The cognitive portion (2) is far more complex, and involves your viewing environment, adaptation state, as well as expectations and memory. This is known as color appearance, and is also well-studied and modeled — but we’ll save that for a future blog.
For this reason, XYZ makes for a fine and proven way of calibrating displays to match. Until someone figures out how to feed content straight to your brain, displays are the only way we can view content, so understanding their characteristics and making sure they’re working as intended is important.
But before we get to the display, we have to create the images to display.
Cameras in our industry typically attempt to respond to light as close to the human visual system as possible, using color filters to emulate the three cone responses of the human eye. A perfectly designed camera would be able to record all visible colors, store them in XYZ, and perfectly store all the colors of a scene! Unfortunately, achieving this with an electronic camera system is difficult, so most cameras are not perfectly colorimetric. Still, the “emulate-the-human-eye” design criteria remains, and most cameras do a fairly good job at it.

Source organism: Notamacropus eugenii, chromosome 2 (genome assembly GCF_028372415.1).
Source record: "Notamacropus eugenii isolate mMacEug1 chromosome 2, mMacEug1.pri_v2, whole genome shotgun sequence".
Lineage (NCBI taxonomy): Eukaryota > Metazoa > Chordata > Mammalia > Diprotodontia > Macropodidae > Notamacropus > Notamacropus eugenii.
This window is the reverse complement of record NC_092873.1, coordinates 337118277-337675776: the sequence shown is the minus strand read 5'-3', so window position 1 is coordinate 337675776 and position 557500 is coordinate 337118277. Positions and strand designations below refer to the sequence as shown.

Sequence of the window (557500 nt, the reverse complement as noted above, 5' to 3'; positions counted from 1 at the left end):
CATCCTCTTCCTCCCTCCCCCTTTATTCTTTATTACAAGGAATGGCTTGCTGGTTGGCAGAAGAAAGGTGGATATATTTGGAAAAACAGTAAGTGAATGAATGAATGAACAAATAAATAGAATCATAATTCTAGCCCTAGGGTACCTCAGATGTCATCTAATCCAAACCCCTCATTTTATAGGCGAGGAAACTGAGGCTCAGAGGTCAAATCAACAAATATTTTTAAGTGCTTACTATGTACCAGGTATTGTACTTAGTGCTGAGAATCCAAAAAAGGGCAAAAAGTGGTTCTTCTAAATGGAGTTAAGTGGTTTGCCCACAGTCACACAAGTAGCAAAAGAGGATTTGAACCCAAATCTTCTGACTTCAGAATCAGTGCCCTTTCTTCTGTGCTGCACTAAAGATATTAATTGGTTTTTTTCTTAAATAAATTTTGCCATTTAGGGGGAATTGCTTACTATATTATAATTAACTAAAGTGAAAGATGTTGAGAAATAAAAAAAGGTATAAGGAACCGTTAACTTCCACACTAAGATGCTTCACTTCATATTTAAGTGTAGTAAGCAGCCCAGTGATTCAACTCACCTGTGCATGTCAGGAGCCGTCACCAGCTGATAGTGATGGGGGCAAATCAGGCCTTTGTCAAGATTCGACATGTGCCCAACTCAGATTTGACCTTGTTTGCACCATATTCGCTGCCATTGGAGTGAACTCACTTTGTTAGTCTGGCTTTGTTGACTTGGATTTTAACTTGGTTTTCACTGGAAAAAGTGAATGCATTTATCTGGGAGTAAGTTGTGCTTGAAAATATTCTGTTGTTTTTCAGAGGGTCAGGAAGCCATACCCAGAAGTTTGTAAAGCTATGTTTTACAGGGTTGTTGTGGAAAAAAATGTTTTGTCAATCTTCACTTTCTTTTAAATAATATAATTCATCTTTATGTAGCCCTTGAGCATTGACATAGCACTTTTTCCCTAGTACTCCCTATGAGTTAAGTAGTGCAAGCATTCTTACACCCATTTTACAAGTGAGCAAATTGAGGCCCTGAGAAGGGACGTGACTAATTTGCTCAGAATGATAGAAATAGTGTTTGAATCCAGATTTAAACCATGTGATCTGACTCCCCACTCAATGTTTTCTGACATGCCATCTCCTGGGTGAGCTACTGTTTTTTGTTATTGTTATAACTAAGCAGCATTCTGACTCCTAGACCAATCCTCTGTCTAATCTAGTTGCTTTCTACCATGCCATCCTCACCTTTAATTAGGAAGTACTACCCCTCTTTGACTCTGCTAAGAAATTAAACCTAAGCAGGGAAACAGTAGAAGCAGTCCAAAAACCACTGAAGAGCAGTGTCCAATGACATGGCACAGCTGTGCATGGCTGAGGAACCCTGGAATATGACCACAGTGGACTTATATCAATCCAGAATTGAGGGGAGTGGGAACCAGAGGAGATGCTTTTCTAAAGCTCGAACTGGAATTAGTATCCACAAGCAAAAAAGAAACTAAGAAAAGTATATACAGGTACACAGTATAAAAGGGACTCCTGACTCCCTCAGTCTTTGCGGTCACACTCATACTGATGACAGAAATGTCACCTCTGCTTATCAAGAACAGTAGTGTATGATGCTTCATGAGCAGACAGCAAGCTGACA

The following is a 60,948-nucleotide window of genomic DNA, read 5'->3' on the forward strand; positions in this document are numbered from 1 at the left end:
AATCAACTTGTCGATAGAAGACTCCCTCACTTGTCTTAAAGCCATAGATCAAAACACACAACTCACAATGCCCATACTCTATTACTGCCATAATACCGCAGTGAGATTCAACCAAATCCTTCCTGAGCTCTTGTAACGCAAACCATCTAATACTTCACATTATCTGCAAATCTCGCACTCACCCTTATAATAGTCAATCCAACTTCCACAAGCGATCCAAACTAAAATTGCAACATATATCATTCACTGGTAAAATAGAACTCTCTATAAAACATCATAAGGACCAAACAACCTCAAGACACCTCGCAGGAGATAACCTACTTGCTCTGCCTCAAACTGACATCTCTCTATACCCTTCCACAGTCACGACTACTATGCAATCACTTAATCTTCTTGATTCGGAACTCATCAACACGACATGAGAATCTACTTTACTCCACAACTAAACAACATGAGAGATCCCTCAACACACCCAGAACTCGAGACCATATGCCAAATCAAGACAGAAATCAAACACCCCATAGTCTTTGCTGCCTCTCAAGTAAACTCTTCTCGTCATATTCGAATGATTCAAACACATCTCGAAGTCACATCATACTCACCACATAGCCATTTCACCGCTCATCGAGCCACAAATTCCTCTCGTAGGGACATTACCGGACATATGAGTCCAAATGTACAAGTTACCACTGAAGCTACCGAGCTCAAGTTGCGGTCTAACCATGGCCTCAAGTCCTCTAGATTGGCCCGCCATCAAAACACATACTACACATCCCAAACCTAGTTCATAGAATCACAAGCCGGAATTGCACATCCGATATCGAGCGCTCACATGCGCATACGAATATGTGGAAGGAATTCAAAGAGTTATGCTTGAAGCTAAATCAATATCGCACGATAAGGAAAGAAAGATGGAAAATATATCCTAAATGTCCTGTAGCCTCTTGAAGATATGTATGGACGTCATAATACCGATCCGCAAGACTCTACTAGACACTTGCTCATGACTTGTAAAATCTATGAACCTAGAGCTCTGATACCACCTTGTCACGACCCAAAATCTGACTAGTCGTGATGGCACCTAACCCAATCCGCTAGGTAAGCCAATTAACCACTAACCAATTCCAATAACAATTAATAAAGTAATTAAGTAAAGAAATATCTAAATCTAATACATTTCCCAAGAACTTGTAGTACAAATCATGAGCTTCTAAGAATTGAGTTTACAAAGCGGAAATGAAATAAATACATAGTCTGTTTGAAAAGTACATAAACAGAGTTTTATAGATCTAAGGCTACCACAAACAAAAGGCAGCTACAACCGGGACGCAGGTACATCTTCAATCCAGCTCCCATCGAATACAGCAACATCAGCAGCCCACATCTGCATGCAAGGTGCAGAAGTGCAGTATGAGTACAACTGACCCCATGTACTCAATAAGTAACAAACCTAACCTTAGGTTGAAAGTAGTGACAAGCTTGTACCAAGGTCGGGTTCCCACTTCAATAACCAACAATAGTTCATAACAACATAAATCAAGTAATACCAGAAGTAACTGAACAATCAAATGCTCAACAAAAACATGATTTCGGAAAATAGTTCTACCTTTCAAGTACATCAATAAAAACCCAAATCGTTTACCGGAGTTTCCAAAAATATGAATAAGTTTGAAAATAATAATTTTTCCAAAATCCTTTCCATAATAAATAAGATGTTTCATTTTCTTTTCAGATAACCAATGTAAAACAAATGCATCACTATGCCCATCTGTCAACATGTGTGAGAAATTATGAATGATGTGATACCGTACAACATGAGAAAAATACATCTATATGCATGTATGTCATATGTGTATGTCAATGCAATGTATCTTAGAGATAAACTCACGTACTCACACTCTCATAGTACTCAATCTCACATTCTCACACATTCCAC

Since cameras are not perfect, in very simple terms, they do two things:
- Apply a Input Transform from raw sensor RGB → XYZ colorimetry, optimizing this transform for the most important** colors found in the real world.
- Apply an Output Transform from XYZ → RGB for display.
Sometimes this is all done in one step. For example, when you get a JPEG out of a camera or your smartphone, these two steps have occurred, and you are looking at what is known as a “display-referred” image. In other words, the RGB values correspond to the colors that should be coming off of the display.
It is worth noting here that broadcast cameras often operate in the same manner — they apply #1 and #2 to output “display-referred” images, which can be sent directly to a display.